Recording available at: https://mediaspace.illinois.edu/media/t/1_gb8jx23m/83215181
Efforts to address the faculty shortage in computing disciplines and to diversify the tech workforce are hindered by high rates of doctoral student attrition. Yet, little is known about students’ consideration of departure - an important psychological precursor to their decision to stay or leave. In this talk, I will discuss findings from my mixed-methods dissertation research which investigated students’ consideration of departure from both student and faculty perspectives. I draw attention to the mechanisms and interactions that threaten and support doctoral student persistence, particularly for students from groups underrepresented in computing. Evidence from both students and faculty suggests that the departmental environment and relationships with others (e.g., faculty and peers) have a strong influence on doctoral students’ persistence, particularly in shaping students’ beliefs about themselves and their abilities. Additionally, I explored the role faculty believe they have in shaping student experiences and outcomes. In discussing relevant findings, I will illuminate opportunities for computing faculty and departments to examine their interpersonal and organizational practices to broaden participation in computing. I will conclude with future directions for my research.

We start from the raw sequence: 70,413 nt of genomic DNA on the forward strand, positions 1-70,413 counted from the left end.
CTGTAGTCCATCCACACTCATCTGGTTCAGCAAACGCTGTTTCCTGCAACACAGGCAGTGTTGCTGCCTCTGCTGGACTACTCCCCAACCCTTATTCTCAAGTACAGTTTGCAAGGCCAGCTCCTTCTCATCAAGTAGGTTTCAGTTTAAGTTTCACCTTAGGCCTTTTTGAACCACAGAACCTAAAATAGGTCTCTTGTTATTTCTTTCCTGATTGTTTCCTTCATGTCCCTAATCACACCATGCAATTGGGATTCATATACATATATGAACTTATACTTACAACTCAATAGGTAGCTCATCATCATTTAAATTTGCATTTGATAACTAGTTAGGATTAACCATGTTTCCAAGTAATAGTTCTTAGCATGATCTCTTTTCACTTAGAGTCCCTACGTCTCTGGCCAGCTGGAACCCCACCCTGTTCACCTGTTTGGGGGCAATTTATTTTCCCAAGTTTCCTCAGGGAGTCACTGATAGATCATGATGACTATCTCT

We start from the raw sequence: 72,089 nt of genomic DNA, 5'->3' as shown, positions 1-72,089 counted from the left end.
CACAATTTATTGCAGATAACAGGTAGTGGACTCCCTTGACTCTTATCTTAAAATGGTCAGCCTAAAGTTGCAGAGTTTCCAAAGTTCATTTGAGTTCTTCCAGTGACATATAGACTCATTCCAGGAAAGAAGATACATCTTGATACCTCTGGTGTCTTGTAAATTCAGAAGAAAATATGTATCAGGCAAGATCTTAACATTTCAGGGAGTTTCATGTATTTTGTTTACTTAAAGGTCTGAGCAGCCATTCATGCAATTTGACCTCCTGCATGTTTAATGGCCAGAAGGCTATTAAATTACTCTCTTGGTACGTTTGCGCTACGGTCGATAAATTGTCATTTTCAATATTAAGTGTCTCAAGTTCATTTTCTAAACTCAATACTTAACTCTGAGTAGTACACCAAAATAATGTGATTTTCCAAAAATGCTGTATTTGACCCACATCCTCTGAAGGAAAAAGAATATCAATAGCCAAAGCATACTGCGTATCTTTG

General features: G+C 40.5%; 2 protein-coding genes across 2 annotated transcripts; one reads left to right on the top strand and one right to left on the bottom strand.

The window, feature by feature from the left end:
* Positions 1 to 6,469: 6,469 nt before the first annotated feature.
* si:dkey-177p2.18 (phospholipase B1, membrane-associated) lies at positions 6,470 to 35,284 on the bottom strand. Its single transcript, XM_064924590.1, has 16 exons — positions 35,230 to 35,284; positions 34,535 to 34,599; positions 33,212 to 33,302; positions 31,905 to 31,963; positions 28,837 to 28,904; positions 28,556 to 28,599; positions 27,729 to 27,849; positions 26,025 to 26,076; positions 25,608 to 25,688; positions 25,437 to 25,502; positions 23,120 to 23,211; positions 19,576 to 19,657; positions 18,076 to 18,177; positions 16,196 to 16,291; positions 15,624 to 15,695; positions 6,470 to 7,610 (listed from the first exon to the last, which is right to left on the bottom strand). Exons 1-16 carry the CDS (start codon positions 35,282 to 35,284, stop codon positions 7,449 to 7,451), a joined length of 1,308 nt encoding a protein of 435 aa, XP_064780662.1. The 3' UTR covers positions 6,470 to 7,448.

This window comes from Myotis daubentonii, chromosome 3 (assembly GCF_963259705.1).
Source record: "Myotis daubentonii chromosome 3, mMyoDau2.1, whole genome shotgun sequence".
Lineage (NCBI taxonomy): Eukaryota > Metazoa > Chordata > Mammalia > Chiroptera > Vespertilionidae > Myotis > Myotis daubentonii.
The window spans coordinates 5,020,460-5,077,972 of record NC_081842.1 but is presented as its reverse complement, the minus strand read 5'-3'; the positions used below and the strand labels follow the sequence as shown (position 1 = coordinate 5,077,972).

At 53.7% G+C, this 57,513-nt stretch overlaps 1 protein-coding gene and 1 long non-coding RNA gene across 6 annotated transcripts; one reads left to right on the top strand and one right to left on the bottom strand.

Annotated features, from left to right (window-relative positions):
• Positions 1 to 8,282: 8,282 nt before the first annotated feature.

Dr. Kari George is currently serving as a Computing Innovation Postdoctoral Fellow, working with Dr. Colleen Lewis. She recently earned her Ph.D. in Higher Education and Organizational Change from UCLA. Dr. George’s research examines undergraduate and graduate computing, including students’ interactions with faculty, classroom and departmental environments, and college outcomes. She previously served as the Senior Data Manager for BRAID (Building, Recruiting, and Inclusion for Diversity) Research, a mixed-methods longitudinal study of diversity efforts and progress to increase gender and racial/ethnic diversity in undergraduate computing programs at fifteen universities across the U.S. Dr. George’s research agenda is informed by her prior professional experience in student affairs, technology project management, and consulting.
Faculty Host: Colleen Lewis